Curated by Francesco Bonami, the first semi-permanent Big Bambú Minotaur Horn Head installation was on view for 3 years, as part of the collection of the Museo MACRO Testaccio, Rome. Over 40 meters tall, a habitable sculpture enveloping up to 60 people within an elevated performance space, double helix stair and labyrinth paths leading up to over 20 meters high to multiple lounging spaces giving views over the banks of the Tiber and Trastevere to Monte Testaccio. In 2011 at the 54th Venice Biennale Big Bambú spiraled over 22 meters high behind the Peggy Guggenheim Collection on the Grand Canal. The acclaimed institutional premiere Big Bambú: You Can’t, You Don’t, and You Won’t Stop, at The Metropolitan Museum of Art in 2010 was the 9th most attended exhibition in the museum’s history with 3,913 visitors per day- with a total of 631,000. Throughout the 6-month exhibit, the Starns and their crew of 12 rock climbers continuously lashed together over 7,000 bamboo poles, a performative architecture of randomly interconnected vectors forming a section of a seascape with a 20-meter cresting wave above Central Park. Big Bambú suggests the complexity and energy of an ever-growing and changing living organism. Several new iterations of the series are being developed internationally.
Gravity of Light, a solo exhibition by the Starn brothers featuring eight monumental photographs illuminated by a single, blindingly bright carbon arc lamp, originally commissioned by the Färgfabriken Kunsthalle, Stockholm, Sweden, took its third incarnation with the Cincinnati Art Museum in the fall of 2012 at a cavernous deconsecrated church and was dovetailed by an eponymous monograph, which offers a comprehensive approach on the artists’ Absorption of Light concept, published by Rizzoli, 2012.
In the spring of 2009, the Starns completed their first permanently installed public commission for the New York City Metropolitan Transit Authority. See it split, see it change, a 250-foot long artwork, up to 14 feet in height, presents the artists’ iconic tree photographs and a leaf transposed into fused glass, marble mosaics and a water jet cut stainless steel fence punctuate the South Ferry subway terminal. It is the recipient of the 2009 Brendan Gill Prize.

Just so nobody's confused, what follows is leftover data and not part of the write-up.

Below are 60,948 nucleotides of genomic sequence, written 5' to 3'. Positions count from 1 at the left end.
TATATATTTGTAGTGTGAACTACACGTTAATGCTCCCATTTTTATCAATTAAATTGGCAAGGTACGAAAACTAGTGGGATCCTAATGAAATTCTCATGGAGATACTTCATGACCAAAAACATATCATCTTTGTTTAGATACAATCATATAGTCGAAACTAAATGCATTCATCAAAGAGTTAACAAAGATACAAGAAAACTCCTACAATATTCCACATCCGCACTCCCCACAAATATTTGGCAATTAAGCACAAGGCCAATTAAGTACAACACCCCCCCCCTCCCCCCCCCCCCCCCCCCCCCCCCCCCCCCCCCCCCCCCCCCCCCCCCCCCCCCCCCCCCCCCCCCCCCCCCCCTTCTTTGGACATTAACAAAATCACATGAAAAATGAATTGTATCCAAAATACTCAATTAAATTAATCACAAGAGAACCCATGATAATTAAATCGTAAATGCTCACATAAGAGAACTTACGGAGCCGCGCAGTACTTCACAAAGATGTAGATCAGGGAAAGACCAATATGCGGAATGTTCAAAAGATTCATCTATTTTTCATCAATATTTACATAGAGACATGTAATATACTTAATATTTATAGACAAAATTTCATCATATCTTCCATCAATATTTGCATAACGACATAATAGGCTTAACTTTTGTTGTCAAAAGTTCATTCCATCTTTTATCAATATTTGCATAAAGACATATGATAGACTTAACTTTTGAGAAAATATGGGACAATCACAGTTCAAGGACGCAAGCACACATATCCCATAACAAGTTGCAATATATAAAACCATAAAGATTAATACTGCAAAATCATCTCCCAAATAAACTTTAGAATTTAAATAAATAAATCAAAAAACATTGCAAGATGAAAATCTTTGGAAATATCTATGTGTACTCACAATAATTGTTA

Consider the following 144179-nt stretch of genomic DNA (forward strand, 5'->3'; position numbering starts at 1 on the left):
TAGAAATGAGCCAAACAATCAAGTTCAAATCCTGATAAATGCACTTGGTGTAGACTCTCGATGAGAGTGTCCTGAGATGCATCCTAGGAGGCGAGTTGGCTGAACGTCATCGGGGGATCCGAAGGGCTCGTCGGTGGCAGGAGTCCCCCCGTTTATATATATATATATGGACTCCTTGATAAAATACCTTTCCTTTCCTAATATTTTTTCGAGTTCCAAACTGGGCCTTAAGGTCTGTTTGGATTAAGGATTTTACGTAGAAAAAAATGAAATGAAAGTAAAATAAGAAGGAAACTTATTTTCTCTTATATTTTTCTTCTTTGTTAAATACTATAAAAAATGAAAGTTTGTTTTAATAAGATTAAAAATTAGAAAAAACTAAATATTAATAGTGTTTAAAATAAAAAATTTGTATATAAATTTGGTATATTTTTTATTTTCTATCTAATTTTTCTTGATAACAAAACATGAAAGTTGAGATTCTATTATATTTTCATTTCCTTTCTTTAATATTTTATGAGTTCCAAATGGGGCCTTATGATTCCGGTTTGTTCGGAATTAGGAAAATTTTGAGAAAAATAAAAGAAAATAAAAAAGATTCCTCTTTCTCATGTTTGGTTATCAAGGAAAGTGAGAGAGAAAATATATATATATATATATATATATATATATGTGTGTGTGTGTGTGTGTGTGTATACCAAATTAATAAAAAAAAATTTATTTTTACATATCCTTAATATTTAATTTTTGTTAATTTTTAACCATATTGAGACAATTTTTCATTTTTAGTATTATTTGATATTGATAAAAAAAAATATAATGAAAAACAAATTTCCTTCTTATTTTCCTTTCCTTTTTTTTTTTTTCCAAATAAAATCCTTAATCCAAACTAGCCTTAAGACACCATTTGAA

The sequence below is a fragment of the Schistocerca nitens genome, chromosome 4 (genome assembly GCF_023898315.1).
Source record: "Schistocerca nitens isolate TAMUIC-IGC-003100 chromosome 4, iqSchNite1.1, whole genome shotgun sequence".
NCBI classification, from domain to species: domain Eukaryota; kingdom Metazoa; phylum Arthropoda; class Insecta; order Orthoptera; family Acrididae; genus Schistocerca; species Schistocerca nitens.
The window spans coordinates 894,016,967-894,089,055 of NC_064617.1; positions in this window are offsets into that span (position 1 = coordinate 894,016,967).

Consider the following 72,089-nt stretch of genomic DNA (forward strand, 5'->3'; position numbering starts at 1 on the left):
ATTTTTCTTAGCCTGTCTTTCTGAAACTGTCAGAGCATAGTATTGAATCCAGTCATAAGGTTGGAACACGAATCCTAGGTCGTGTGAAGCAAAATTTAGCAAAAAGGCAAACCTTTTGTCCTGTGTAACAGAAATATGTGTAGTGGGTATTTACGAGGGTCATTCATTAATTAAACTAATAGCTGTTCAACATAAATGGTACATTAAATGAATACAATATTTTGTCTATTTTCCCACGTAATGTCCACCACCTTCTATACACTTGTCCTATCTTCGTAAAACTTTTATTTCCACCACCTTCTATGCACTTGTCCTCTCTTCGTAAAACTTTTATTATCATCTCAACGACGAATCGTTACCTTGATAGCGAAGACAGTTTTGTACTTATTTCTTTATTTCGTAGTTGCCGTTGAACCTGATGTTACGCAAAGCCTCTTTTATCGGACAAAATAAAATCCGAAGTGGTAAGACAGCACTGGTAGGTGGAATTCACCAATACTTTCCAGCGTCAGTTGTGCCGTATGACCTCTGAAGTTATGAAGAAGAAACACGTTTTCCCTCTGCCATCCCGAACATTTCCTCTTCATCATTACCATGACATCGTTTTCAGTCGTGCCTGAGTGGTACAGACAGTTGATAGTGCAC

At their mammoth laboratory studio in Beacon, New York, the former Tallix foundry, the Starns continue to build the first Big Bambú, a constantly evolving construction, formed by a network of more than 2,500 bamboo poles lashed together. This enormous studio allows Doug and Mike to work in dialogue between Big Bambú and their many concurrent series: most recently The No Mind Not Thinks No Things and other Buddhist explorations- the Absorption of Light concept, alleverythingthatisyou- their photomicrographs of snow crystals, and their re-exploration of the late 19th century color carbon printing process. Through their carbon-prints, the Starns mingle gilding techniques to the painterly photo-process, and further advance their metaphorical lexicon on light with photographs of Buddhist statuary.
Attracted to Light, To Find God, not the Devil’s Insides and alleverythingthatisyou are some of the Starns’ monographic publications. The brothers are currently preparing a new artist book based on their iconic photograph of Ganjin and Big Bambú.
The Starns were represented by Leo Castelli from 1989 until his death in 1999. Their art has been the object of numerous solo and group exhibitions in museums and galleries worldwide. The Starns have received many honors including two National Endowment for the Arts Grants in 1987 and 1995; The International Center for Photography’s Infinity Award for Fine Art Photography in 1992; and, artists in residency at NASA in the mid-nineties. They have received critical acclaim in The New York Times, Dagens Nyheter, Corriere della Sera, Le Figaro, The Times (London), Art in America, and Artforum amongst many other notable media. Major artworks by the Starns are represented in public and private collections including: The Museum of Modern Art (NYC); San Francisco Museum of Modern Art (SF); Solomon R. Guggenheim Museum, (NYC); The Jewish Museum, (NYC); The Metropolitan Museum of Art (NYC); Moderna Museet (Stockholm); The National Gallery of Victoria (Melbourne); Whitney Museum of American Art (NYC); Yokohama Museum of Art (Japan); La Bibliotèque Nationale (Paris); La Maison Européenne de la Photographie (Paris); Los Angeles County Museum of Art, amongst many others.